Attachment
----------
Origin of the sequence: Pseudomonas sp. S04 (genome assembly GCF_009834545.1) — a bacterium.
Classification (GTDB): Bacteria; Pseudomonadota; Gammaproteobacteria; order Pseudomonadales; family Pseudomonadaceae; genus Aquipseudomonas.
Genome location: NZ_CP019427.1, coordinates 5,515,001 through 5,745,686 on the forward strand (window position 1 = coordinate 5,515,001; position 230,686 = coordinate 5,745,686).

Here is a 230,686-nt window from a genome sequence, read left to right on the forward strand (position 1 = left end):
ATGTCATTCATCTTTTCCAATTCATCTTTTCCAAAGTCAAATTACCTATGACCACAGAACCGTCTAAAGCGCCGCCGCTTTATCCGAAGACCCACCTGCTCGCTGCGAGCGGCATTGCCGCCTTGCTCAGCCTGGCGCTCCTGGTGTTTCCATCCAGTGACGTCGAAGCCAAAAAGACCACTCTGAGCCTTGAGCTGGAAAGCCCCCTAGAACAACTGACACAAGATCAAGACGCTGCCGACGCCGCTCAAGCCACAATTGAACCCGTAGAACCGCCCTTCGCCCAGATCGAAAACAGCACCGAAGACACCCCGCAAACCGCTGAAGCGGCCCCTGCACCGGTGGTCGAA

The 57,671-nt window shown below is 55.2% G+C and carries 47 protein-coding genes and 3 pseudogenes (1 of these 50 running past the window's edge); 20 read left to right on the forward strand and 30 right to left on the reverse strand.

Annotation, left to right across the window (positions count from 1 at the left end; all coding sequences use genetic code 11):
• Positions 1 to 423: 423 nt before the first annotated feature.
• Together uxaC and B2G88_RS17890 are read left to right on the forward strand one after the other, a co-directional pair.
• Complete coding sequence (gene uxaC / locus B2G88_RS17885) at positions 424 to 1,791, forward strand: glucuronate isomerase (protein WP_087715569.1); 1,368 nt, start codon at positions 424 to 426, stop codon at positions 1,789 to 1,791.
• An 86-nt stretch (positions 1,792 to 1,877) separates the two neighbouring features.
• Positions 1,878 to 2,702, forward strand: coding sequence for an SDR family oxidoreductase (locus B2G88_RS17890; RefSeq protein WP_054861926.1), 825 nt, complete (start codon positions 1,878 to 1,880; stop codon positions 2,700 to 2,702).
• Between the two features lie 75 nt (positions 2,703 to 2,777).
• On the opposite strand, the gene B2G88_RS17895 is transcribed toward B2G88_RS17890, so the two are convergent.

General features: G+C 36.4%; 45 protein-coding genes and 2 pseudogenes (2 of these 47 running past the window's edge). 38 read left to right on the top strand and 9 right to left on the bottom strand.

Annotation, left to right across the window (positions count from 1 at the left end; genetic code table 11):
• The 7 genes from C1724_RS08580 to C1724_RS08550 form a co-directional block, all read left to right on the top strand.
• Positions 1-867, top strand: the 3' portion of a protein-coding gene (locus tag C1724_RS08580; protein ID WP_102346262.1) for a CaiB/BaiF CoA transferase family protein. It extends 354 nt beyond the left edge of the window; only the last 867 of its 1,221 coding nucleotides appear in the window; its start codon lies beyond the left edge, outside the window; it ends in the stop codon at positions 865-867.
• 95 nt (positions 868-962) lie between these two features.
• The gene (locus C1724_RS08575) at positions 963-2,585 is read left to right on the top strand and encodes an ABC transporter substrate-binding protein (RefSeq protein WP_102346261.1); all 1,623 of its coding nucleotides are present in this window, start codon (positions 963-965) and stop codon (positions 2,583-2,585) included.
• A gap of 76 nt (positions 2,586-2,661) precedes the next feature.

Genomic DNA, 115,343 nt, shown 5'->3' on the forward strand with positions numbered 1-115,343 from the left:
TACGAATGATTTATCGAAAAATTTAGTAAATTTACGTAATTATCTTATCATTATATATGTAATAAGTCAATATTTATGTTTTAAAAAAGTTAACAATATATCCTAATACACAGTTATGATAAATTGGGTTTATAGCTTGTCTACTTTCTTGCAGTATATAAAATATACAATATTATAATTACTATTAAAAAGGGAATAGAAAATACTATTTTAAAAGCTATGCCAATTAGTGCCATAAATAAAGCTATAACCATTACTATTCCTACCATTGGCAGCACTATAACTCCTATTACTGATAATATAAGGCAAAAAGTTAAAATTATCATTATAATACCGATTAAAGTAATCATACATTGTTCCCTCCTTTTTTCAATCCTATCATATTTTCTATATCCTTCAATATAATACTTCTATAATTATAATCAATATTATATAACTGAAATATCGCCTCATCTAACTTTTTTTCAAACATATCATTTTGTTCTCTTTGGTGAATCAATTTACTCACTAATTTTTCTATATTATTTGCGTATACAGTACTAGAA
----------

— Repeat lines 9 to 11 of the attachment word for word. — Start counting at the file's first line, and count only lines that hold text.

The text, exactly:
• Together uxaC and B2G88_RS17890 are read left to right on the forward strand one after the other, a co-directional pair.
• Complete coding sequence (gene uxaC / locus B2G88_RS17885) at positions 424 to 1,791, forward strand: glucuronate isomerase (protein WP_087715569.1); 1,368 nt, start codon at positions 424 to 426, stop codon at positions 1,789 to 1,791.
• An 86-nt stretch (positions 1,792 to 1,877) separates the two neighbouring features.